If you have kids, are around kids, or vaguely recall seeing a lot of really short people running around, then you have inevitably heard a child ask their parents, “Why?”
As the father of a three year old, I hear this more times than I can count.
This inquisitive nature is not exclusive to three-years-olds, however. This “why” mentality is something we all deal with on a daily basis.
As parents, it is imperative that we teach our children the difference between right and wrong. We want them to know what things are culturally acceptable and what things are frowned upon.
Parenting, in my opinion, is a lot like golf. If you have ever watched it on television, it looks incredibly easy. It is only when you decide to play for yourself that you discover it is quite the opposite. Everything you thought you had learned by watching the pros goes out the window.
While I am not a golfer, I know that the object is to get your ball into a hole, but not just any hole. If you tee off on hole number two, you must get your ball into the cup on the second green.
Parenting is similar in that we have a particular direction in which we are aiming. It doesn’t matter whether you realize it or not; you are aiming your children towards something. Just as the golfer intentionally moves his ball towards the green, we are prodding our kids towards something.
In which direction should we be prodding our children?
I was recently listening to Andy Andrews discuss how he had overheard parents say that they were doing the best they could to raise good kids.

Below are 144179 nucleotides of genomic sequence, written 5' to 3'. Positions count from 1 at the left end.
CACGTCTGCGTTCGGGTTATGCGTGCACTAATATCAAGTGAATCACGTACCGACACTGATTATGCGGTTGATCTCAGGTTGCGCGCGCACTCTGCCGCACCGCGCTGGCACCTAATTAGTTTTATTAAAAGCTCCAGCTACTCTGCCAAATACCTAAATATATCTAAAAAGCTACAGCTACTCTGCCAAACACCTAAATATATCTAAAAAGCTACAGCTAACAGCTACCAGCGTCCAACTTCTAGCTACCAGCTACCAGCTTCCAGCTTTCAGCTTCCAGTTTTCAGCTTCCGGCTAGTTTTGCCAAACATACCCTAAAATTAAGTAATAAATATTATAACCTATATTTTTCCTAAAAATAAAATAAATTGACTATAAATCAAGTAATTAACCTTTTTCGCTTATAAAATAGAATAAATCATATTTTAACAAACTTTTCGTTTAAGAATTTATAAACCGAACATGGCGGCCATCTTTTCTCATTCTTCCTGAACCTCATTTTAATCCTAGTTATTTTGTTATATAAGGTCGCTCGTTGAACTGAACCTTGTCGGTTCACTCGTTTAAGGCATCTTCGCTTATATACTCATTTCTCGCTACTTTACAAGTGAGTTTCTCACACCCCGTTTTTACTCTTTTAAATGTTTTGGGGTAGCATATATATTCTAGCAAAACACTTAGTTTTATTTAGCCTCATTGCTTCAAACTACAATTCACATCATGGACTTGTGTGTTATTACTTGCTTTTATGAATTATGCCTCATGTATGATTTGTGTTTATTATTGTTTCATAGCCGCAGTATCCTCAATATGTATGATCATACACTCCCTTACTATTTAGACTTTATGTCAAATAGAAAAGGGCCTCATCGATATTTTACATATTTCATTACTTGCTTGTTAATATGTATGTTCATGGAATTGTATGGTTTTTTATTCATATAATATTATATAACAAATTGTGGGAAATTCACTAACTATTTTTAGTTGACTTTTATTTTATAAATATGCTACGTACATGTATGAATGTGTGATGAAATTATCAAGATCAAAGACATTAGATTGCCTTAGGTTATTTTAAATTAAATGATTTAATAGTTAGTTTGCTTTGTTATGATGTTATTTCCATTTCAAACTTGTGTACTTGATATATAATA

My question was the same as his. Is raising good kids really the goal?
The answer, in short, was no.
Raising good kids is a waste of time.
Having good kids should be a byproduct of raising great adults.
We must be careful that we do not simply tell our kids what to do. If we want to raise great adults we have to put in a little more effort that just saying, “Don’t do that because I said so.” With every instruction we give, there is the opportunity to help our children understand our thinking and the benefit to them in obeying us.
The “why” is important. The “why”, in my opinion, is the key to raising a great adult.
At some point, your children will be old enough to make their own decisions. Their choices will be beyond your control. If all we ever told them was to obey because we said so, then once they become too old to discipline, your plan becomes useless.
As parents, we should focus more on teaching our kids how to think instead of what to think. We must be careful not to insist on a pattern of behavior without first explaining the reasons behind our insistence.
This does not mean that you must stop and explain every decision and choice that you make with your children, but if the goal truly is to “raise up a child in the way he should go” then we must focus more on teaching them how to think instead of telling them what to think.
What do you think? Is the “why” really that important? Have you seen a difference between raising good kids and great adults?